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March 17, 2011

Woman Vs. Food: Inside Overeaters Anonymous

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woman vs. food

Photo Credit: Long Tall Sally

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Still, living on ice cream tends to leave a spiritual void. Carrie called me the next day and summarized the program: Everyone creates a food plan of their choice, and calls or e-mails someone daily with the plan. Many weigh out every meal. Most women — and 87 percent are women — permanently ban foods like bread, cake, and pizza because it's easier to take no bites than one bite. I met a woman who had happily skipped her own wedding cake.

I chose the most common food plan, 3-0-1 (three healthy meals a day, nothing in between, one day at a time), along with OA's suggested rules: Meals must happen on time (no skipping), have a distinct beginning and end (no grazing), and be healthfully caloric (no dieting). I was a little stressed about cramming my 2,200-plus daily calories into three meals, but when she called a few evenings later, Carrie suggested that I list the foods that make me feel peaceful. Not comfort foods, but the ones that make me feel good after I eat them. My list included heaping plates of stir-fry, healthy melts, and traditional dinners — vegetables, mashed potatoes, casseroles. I banned candy, frosting, and bread baskets. Sticking to this would be my abstinence.

As suggested, I also attended daily meetings, part of the beginner's 90 meetings in 90 days. The urban meetings were lighter on religion; one Tuesday in Colorado Springs, I found myself in a thinly veiled Christian prayer group. I noted that on the days I went to a meeting, I stayed on my food plan. I should've been able to do it without a meeting, but functionally, I didn't. I found it impossible not to improve from a daily hour focused on my problem.

Eating 3-0-1 kicks the legs out from under your emotional eating. You just can't do it. It also shines high wattage on your flawed coping skills. On those evenings when I still wanted to crawl through the garbage for a cupcake, it became painfully clear that I was reacting to something else, perhaps a boyfriend crisis or a stack of work. On my happy days, I had to set an alarm to remember lunch. I realized that I'd never actually eaten well-rounded, sizable meals before, and I found them rather satisfying. I suddenly understood French waistlines.

Yet many of my epiphanies had little to do with the OA structures and everything to do with the longtime members, who had an eerily encyclopedic knowledge of exactly how to manage me: One day an alcoholic overeater commented that her periodic kicks of dieting were the equivalent of being a dry drunk, white-knuckling along without addressing the underlying emotional eating. Me too. A struggling obese woman mentioned her work to get off of diet soda, my first awareness that perhaps my all-consuming seltzer habit was a little extreme. A 60-year-old doctor commented that stress and little sleep always result in a spinout, so she now knows that the battle is always fought the night before. And a bulimic 20-something announced that her root problem isn't eating but lying to herself, the "It's OK to do this because I'm having a rough day." All very true.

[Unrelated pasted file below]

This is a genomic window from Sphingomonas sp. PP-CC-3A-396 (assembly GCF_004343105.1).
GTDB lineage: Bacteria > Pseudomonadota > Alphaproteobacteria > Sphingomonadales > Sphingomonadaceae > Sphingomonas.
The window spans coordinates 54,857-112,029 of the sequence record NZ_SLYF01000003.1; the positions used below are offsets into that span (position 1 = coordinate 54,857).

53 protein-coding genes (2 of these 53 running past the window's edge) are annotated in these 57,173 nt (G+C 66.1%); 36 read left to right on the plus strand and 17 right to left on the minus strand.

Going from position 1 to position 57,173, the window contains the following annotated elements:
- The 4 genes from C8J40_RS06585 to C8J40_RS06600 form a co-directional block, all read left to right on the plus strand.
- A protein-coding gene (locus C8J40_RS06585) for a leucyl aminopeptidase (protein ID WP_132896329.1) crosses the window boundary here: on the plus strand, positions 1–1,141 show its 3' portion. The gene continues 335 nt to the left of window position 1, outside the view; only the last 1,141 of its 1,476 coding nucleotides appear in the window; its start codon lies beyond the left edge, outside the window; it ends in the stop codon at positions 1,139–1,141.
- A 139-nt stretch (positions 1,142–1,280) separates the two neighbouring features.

As I struggled to stick to my plan, I wondered whether the program even works, and was not surprised to learn that some psychologists and psychiatrists deeply question 12-step programs. Numerous, hotly debated studies indicate that 12-step programs are effective for a small minority but not the majority, and that intensive therapy is more worthwhile (though pricier). Psychologists wince at OA's nuances, like the word abstinence. "The reality is that abstinence makes sense for alcohol. It makes less sense for food," says psychologist Edward Abramson, Ph.D., author of the emotional-eating book Body Intelligence. "We make 200 eating choices per day, and none of us is going to do it perfectly. I'm not a big fan of OA. Some people get benefits from the group support, but it tends to promote black-or-white, all-or-nothing thinking, which for eating behavior is a mistake."

The overarching problem is that OA is a substance-abuse program used for overeaters. Step 8 is Made a list of all persons we have harmed, and became willing to make amends to them all. "I can't imagine that people who eat do too much damage to others. It's not like someone who is addicted to heroin," says Stanford psychiatrist Keith Humphreys. Then there's the OA ideology, which deems overeaters powerless over food and in need of God's grace to save them. Addiction psychologist Stanton Peele, Ph.D., is a longtime challenger of 12-step programs. "These groups do so well because they hit a core in the American experience — the whole getting-up-and-confessing-your-sins thing that is very strong with Protestantism," he says. "But it's not a therapy of any sort. What's the therapy? Get up and say you're powerless over something?" Peele bristles. "We essentially have a religious system in place that is not effective, which some people find deeply repugnant, and it's basically immovable."